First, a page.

Violent Youth Groups in Indonesia: The Cases of Yogyakarta and Nusa Tenggara Barat

By Kristiansen, Stein | SOJOURN: Journal of Social Issues in Southeast Asia, April 2003 | Go to article overview

Violent Youth Groups in Indonesia: The Cases of Yogyakarta and Nusa Tenggara Barat


Kristiansen, Stein, SOJOURN: Journal of Social Issues in Southeast Asia


1. Introduction

Since the economic crisis started in 1997, an increasing number of people in Indonesia are thrown into the harsh reality of joblessness. The younger generation is most severely affected by the lack of employment or pertinent possibilities of income generation, and identity creation. More than 40 million people are without a reliable income from employment in Indonesia today, most of them young and male, having nothing to sell but their own muscles. Rates of criminality have increased, not least as a consequence of weakened state and police power since the fall of Soeharto's authoritarian regime in 1998.

Vertical violence and human rights violations in Indonesia continue, especially in the troubled provinces of Aceh and Papua. More alarming, however, is the increase in horizontal violence, theft, and destruction of common property, and ordinary people are being threatened, tortured, and even executed by their peers. It is probable that several hundred people nation-wide are killed every year in incidents of street vigilantism, where angry mobs take the law into their own hands. (1) Much of the horizontal violence observed over the last few years is related to problems of economic crisis and unemployment, combined with the weakening of central state institutions, including the police.

Concurrent with these economic trends in Indonesia are long traditions of youth gangs and organized criminality in Indonesia. Racketeering and forced protection seem to be a growing business. Groups and gangs of unemployed youth have become bolder, making security a highly valued commodity. The demand for security services has increased dramatically and entrepreneurs are seen flocking into the violence business. Entry barriers into this line of business are low, and personal satisfaction seems to be high for the idle young who are undaunted, as it not only provides them with a source of income, but also strengthens their self-identity and confidence. Members of the national and local political elites may also gain from youth mobilization and unrest, and this might have contributed to the escalation of the violence seen.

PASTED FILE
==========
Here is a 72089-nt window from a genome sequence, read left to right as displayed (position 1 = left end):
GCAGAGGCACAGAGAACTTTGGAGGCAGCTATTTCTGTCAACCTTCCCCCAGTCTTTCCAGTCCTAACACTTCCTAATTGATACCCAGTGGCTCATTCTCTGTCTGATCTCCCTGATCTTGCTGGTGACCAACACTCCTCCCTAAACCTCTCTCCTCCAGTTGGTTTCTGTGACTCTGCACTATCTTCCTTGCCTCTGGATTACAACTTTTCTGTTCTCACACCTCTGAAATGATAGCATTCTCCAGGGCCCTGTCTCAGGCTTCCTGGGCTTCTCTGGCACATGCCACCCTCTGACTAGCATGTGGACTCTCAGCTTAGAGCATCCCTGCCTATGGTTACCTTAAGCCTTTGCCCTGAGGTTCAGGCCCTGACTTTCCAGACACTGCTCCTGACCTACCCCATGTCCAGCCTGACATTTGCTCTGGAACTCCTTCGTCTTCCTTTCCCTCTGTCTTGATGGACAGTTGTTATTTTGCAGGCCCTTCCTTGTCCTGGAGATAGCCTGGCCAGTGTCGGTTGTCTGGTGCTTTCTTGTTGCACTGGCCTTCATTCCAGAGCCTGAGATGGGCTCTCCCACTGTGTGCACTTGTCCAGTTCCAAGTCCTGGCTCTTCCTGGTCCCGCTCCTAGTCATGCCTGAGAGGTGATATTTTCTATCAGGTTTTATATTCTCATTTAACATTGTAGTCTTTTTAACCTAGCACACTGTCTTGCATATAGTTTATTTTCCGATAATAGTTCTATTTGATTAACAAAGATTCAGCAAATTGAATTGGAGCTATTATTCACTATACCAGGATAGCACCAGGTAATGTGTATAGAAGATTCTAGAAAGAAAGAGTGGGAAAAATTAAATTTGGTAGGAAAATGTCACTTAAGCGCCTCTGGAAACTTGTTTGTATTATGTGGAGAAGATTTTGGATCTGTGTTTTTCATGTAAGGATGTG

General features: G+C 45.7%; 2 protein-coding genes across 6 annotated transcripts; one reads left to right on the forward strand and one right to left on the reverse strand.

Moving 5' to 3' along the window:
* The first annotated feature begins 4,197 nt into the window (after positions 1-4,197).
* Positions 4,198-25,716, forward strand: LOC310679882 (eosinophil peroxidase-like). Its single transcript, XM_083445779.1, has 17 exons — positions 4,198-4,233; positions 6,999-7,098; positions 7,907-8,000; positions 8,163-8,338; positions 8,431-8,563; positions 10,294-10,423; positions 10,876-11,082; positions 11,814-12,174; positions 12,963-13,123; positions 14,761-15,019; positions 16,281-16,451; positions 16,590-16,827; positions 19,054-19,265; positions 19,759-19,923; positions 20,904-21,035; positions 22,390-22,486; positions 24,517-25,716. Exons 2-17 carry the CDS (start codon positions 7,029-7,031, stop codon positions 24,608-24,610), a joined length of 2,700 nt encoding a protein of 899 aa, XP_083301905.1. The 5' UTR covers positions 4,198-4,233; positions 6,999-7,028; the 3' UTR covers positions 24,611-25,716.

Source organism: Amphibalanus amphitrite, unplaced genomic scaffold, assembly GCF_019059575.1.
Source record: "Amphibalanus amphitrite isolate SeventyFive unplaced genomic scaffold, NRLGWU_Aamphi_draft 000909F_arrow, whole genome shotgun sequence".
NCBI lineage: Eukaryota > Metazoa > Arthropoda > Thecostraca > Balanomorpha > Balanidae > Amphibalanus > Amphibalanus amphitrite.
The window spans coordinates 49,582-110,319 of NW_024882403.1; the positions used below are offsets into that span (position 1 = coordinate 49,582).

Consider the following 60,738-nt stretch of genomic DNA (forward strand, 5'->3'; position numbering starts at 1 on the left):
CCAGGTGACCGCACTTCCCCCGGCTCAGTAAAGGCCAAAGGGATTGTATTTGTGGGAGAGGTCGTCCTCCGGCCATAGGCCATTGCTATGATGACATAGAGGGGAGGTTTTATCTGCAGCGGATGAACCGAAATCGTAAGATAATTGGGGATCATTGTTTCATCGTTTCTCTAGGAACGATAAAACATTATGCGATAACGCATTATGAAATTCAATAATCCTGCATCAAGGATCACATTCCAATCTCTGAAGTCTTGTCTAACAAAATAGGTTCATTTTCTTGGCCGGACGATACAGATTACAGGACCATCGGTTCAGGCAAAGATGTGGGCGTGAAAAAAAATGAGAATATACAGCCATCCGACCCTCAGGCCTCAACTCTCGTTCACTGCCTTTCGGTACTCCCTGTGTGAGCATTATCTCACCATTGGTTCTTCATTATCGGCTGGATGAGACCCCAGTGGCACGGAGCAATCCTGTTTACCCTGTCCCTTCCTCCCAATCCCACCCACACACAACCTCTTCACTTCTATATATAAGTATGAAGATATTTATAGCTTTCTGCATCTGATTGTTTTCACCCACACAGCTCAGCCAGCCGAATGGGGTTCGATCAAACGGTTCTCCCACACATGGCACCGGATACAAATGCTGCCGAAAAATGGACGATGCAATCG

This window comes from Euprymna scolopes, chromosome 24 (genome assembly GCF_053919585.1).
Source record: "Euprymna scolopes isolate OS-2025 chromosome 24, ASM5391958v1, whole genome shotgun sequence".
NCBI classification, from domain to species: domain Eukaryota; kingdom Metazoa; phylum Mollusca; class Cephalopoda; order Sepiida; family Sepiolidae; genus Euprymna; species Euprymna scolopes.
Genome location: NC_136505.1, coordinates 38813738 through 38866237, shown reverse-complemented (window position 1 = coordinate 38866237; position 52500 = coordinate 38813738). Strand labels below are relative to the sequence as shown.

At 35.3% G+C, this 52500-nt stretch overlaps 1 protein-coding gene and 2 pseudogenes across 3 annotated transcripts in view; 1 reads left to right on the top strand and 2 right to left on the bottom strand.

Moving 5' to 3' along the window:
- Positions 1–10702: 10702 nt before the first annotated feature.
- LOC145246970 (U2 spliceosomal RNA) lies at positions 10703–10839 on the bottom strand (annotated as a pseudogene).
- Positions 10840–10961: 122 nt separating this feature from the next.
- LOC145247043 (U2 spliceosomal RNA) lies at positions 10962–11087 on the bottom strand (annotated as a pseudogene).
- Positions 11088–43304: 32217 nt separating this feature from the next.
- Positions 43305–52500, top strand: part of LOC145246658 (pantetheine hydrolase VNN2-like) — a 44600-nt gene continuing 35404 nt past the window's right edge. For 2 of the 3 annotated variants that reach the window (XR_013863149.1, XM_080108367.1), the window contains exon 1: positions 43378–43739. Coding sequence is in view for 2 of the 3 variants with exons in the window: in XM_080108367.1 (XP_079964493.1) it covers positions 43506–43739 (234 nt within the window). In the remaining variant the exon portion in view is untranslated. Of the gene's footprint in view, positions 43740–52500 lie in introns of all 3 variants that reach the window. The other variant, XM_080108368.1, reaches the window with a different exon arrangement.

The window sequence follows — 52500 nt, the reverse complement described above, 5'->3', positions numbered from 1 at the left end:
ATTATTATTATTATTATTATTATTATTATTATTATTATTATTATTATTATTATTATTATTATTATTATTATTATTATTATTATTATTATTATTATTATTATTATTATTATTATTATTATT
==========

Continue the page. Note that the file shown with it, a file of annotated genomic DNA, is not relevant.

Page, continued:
Given such a background and trend, this paper takes a closer look at violent youth groups in two of Indonesia's provinces, Yogyakarta and Nusa Tenggara Barat (NTB). Within these areas, the phenomenon of youth gangs and the violence business is especially evident in the city of Yogyakarta and on the island of Lombok. Both provinces have been hard hit by the reduced inflow of foreign tourists since 1998. In Yogyakarta, a number of groups affiliated to political parties fight each other and against the police. In Lombok, security groups called Pam Swakarsa also fight each other and against criminality. Dominating groups in both provinces are related to Muslim leaders and organizations, and they use religious teachings to legitimize their actions.

The research underlying this paper is based on my observation of developments in the two provinces through regular visits over the last ten years and through a network of friends and colleagues in the regions. However, the main data collection was made in August 2001, followed by visits to the two provinces again in October 2001 and January 2002. While researching on small-scale entrepreneurship and the conditions for business innovations, my attention was drawn to the role of criminality as a hindrance for small-scale business development. Studying the "violence business" is scary, disappointing, and methodologically difficult to approach. The aim of this paper is thus modest: it throws light on the operations of violent youth groups and the reasons behind their increase in numbers and significance.

The research process was organized into four stages: First, as mentioned, a close following of development trends in the two provinces, rendered possible through an institutional collaboration with Gadjah Mada University, Yogyakarta, and Universitas Mataram, NTB. …

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